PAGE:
Like many others, I feel like the character in The Poseidon Adventure singing “there’s got to be a morning after, if we can make it through the night.” It became a number one hit in late summer 1973 just as the Watergate scandal was cresting and taking Richard Nixon down in the storm.
My first reflections landed squarely on the electoral college: for the second time in 16 years, the winner of the popular vote (it appears as of Wednesday morning) will lose the election: Gore in 2000, and Clinton this time. The religiously-tinged suspicion of the founding fathers towards the unreliable electorate, one that was to be kept in check by the balance of the electoral college system, has instead awarded the White House to the candidate who ran the most demagogic campaign imaginable. So there’s that.
And there’s the evangelicals. Neil Young and Evan Derkacz already have covered the big news: the astonishing support of evangelical voters for Trump, surpassing that of George W. Bush, and defying the pleas of certain evangelical leaders to make a #NeverTrump stand. White evangelicalism and white nationalist theology remain a potent brew, provided their voters can be mobilized in large numbers. These are mostly not the white working-class voters whose legitimate grievances Evan discusses here, but more middle-class folk clearly fine to accept the mess of Trump porridge. They were not, to the same degree, in 2012, for an explicitly and articulately religious candidate (Mitt Romney). They were, this time, for the candidate who played on the lower frequencies of the white American public.
But I live in one state, Colorado, where Hillary Clinton actually outperformed polling expectations, and won by over two points. (New Mexico appears to be the only other state where Clinton’s polling numbers were under her actual totals. Everywhere else, it was the opposite, with wildly divergent projections versus actuals). Most of the West, excluding the Mormon belt, gave Clinton large margins of victory—even the historically Republican state of Nevada.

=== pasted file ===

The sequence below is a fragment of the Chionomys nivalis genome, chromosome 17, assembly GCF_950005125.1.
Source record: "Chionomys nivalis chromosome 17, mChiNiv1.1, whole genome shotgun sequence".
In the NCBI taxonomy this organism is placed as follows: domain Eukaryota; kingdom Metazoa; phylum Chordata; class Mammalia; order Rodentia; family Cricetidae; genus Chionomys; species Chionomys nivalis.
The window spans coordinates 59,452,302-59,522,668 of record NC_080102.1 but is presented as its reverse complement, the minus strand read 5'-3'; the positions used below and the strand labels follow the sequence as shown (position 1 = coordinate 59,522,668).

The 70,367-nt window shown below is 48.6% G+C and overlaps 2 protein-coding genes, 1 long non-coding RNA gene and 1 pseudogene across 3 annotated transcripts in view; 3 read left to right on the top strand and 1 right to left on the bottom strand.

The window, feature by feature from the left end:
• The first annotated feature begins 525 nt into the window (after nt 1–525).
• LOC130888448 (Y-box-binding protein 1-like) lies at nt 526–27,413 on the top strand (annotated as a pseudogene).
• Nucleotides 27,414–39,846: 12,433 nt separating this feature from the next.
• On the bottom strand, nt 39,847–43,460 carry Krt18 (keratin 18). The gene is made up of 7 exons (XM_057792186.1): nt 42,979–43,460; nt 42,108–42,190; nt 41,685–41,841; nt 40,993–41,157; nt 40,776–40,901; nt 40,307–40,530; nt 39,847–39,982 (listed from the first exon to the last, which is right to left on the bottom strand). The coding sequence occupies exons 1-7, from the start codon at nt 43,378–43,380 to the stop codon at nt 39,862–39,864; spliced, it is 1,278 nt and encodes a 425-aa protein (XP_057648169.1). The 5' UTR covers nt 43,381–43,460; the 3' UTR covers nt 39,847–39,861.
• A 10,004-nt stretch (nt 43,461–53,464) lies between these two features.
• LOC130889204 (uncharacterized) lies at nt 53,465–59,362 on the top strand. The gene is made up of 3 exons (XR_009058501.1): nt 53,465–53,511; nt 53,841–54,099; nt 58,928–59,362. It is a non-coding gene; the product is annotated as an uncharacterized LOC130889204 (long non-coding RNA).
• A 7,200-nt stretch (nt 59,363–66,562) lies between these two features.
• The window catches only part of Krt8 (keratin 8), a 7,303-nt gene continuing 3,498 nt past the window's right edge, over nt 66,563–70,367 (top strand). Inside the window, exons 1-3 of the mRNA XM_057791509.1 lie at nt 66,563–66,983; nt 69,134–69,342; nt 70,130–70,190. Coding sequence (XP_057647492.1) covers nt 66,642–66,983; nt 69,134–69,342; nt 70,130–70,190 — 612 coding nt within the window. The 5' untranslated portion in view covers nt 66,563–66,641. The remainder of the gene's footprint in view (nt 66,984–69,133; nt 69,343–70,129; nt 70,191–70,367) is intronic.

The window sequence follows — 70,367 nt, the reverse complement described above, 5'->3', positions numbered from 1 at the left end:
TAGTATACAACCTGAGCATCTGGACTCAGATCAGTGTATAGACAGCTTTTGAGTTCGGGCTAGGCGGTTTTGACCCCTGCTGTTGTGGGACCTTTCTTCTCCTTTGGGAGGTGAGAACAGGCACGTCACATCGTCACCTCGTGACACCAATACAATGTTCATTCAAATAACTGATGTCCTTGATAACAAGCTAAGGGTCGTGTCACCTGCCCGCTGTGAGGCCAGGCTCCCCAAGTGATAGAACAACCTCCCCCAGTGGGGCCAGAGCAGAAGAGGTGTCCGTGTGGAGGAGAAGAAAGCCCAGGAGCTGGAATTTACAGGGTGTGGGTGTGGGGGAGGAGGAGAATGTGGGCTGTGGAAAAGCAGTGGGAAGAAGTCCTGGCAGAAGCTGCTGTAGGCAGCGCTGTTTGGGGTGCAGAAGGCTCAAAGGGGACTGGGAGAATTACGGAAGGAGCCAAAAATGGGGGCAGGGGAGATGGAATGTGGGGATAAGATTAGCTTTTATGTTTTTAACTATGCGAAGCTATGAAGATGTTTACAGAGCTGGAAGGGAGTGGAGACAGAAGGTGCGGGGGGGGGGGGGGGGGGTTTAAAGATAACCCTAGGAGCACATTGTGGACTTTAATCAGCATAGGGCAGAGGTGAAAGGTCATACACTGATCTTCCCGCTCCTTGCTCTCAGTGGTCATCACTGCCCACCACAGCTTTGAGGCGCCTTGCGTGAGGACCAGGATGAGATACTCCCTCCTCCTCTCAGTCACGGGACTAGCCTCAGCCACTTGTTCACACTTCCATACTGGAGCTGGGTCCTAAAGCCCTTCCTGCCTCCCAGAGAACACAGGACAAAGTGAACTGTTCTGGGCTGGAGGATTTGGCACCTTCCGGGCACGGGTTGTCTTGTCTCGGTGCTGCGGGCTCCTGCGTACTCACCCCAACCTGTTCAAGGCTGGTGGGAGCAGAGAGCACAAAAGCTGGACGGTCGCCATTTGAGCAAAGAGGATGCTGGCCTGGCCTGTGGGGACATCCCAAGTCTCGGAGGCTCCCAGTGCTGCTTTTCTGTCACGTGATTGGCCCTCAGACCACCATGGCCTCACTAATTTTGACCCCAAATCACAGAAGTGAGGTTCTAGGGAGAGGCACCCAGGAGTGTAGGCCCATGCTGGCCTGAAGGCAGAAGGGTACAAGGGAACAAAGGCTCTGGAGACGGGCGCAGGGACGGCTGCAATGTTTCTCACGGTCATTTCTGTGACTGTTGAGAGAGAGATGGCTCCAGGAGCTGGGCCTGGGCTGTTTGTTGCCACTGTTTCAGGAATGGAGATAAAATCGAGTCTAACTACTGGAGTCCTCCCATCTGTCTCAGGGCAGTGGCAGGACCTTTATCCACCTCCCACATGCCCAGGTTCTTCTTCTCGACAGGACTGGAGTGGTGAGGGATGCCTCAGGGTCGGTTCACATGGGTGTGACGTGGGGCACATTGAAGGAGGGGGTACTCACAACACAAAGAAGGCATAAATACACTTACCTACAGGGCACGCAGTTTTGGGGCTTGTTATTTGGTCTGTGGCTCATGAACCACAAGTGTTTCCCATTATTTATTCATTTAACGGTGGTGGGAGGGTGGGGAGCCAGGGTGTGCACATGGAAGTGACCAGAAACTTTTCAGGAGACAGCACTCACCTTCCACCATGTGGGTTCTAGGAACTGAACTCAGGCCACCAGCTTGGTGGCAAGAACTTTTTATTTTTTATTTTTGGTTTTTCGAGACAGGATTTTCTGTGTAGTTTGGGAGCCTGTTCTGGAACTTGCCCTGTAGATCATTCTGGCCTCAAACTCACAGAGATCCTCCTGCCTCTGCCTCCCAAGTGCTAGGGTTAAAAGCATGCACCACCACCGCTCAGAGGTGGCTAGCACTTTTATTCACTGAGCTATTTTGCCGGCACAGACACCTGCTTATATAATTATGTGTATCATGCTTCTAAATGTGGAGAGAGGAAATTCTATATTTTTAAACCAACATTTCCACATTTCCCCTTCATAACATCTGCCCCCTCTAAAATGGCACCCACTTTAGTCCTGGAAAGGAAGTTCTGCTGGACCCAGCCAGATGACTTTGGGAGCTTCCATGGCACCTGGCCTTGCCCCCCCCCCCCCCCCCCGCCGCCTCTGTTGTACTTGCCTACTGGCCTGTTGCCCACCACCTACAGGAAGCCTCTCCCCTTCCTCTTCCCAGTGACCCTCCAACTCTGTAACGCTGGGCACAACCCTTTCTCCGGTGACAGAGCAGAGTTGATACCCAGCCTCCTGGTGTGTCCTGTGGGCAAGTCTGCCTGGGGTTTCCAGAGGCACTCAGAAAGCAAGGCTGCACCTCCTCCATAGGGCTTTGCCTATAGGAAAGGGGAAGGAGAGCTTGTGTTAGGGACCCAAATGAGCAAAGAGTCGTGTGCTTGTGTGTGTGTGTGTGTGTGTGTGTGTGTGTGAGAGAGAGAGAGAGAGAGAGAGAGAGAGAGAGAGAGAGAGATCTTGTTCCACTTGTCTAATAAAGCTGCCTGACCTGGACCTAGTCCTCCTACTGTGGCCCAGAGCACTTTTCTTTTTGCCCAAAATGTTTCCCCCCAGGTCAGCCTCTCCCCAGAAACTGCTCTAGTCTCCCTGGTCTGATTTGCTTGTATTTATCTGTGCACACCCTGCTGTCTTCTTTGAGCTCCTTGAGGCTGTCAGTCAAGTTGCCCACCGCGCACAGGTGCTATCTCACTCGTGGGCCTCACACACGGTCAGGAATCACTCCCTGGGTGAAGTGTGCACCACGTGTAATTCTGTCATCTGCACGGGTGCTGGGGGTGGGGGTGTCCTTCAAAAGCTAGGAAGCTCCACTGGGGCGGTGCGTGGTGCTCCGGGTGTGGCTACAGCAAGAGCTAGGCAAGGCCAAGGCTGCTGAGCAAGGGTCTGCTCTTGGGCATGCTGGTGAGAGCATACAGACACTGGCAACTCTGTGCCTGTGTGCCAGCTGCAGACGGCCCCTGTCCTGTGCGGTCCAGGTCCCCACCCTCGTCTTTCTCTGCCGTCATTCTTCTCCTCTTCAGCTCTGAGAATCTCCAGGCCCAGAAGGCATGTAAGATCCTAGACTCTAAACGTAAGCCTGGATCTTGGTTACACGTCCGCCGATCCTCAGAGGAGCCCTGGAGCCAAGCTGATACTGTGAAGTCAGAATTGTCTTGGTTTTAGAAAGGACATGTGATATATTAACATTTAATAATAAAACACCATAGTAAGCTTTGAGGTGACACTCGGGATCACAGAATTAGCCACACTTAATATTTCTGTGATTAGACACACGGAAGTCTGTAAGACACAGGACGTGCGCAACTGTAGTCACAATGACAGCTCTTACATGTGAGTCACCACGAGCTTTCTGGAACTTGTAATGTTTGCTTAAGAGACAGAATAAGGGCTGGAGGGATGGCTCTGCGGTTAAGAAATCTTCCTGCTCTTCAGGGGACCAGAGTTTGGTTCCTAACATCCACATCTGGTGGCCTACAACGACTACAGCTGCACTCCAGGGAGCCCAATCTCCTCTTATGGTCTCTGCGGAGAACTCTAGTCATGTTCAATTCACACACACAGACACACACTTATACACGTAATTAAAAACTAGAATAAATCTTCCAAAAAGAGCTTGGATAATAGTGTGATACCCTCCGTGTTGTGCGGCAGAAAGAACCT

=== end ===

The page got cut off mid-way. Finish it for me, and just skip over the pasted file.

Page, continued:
Just as significantly, Senator Michael Bennet, the incumbent Democrat, easily defeated what could have, and should have, been a formidable challenger: Darryl Glenn, an ex-Air Force veteran, conservative black Republican who ran as a constitutional conservative. He lost by about three points to Bennet, a rather bland technocrat who appeared initially to be a possible pick-off target. Some of this was due to the power of incumbency, but in a “change” election, incumbency can be a burden. More of it, I think, can be explained by the fact that the Republican National Committee, and the usual lineup of Koch-funded PACs, abandoned Glenn from the outset, leaving him with no money and no offensive line for his ground game.
Earlier this century, the West powered the Sunbelt conservatives, the Reagan revolution and the megachurch industry. Now, large portions of it seem to be separating again, this time in the other direction, both religiously and politically.